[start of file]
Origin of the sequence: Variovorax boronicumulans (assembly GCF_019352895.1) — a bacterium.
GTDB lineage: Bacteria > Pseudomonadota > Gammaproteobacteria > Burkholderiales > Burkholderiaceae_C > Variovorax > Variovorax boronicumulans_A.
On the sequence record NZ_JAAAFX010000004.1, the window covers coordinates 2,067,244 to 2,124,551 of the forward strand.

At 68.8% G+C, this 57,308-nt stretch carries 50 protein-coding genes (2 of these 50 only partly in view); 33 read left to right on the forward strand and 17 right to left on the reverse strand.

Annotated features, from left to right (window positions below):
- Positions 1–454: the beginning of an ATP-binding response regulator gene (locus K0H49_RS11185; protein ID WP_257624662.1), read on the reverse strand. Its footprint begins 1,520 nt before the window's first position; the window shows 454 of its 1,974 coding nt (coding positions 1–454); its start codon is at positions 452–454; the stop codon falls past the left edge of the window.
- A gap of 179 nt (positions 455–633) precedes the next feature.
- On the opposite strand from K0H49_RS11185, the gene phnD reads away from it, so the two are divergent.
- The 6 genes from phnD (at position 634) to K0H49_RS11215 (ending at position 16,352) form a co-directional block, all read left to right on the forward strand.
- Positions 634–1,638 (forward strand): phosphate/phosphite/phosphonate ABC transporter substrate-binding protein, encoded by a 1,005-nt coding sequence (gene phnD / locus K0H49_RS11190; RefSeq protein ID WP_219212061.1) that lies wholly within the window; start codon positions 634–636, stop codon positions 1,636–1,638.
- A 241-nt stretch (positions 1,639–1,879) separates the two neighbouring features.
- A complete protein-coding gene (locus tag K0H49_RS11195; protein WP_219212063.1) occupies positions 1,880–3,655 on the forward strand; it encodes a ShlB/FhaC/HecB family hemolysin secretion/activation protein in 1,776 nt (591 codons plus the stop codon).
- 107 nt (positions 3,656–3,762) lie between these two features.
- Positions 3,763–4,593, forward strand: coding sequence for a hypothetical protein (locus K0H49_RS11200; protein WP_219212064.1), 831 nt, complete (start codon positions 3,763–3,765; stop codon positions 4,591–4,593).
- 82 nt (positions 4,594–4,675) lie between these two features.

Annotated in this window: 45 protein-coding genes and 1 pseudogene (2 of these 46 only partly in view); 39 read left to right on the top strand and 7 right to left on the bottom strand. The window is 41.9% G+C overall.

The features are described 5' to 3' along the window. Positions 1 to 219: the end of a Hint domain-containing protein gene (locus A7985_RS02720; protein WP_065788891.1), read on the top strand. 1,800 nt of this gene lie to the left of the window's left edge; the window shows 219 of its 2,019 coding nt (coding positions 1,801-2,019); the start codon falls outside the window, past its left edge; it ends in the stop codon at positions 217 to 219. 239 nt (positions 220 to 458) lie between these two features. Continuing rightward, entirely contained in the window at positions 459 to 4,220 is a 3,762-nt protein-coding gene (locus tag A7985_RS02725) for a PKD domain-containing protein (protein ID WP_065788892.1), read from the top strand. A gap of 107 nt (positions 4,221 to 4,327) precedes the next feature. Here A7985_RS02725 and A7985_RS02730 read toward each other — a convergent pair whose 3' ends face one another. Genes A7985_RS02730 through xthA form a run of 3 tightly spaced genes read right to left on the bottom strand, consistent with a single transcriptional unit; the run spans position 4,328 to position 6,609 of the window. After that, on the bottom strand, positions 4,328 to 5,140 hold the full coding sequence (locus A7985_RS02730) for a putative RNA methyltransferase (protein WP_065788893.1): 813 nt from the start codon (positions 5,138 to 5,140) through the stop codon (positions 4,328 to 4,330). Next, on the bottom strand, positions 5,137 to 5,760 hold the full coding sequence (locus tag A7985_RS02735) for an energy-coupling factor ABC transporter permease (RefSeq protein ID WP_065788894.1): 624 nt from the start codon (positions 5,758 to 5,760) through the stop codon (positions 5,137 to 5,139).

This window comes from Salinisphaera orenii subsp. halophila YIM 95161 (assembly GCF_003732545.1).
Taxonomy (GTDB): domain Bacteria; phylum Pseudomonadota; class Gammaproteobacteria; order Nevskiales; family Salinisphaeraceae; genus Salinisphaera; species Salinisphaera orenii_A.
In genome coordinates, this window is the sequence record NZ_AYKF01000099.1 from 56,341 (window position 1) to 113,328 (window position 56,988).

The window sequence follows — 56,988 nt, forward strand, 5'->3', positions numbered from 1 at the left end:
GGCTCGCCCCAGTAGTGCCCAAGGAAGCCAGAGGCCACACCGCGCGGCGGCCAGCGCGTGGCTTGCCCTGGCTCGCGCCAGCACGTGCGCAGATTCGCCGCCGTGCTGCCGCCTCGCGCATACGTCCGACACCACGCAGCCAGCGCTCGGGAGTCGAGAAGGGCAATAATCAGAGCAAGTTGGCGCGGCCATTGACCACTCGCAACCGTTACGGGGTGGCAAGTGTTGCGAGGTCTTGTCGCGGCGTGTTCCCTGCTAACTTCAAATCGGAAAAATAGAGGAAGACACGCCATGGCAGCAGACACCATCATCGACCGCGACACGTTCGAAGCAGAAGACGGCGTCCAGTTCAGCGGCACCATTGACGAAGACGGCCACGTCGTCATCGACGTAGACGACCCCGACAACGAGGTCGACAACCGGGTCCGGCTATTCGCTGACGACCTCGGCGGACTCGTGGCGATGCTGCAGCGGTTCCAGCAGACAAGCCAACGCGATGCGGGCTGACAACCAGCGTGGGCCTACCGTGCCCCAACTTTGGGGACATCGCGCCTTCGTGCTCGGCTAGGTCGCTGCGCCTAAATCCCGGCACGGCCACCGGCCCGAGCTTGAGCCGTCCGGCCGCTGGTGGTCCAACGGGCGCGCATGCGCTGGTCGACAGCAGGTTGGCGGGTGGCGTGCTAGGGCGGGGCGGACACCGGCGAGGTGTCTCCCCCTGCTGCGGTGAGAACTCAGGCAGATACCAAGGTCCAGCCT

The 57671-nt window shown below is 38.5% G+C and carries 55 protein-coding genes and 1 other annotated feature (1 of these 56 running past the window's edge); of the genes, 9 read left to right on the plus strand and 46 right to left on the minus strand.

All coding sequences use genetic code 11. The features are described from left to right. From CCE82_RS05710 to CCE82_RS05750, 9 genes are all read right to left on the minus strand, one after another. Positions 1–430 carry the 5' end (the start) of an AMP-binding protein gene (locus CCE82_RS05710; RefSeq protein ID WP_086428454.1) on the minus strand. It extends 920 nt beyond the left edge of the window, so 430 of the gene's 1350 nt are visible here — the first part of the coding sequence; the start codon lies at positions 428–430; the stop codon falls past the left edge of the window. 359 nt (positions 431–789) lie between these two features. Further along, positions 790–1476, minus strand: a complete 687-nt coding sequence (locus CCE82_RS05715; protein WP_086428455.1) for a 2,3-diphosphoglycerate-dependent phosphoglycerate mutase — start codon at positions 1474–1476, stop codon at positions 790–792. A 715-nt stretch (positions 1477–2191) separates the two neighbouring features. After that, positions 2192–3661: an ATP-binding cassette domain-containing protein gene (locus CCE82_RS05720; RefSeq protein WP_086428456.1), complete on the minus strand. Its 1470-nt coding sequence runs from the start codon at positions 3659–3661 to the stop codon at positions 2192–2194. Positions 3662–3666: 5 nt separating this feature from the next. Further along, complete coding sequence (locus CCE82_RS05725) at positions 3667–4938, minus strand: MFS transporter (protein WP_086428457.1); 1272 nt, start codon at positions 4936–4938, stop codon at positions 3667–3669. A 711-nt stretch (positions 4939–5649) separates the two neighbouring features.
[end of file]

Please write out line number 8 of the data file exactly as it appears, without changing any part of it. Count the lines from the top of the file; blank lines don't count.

- On the opposite strand from K0H49_RS11185, the gene phnD reads away from it, so the two are divergent.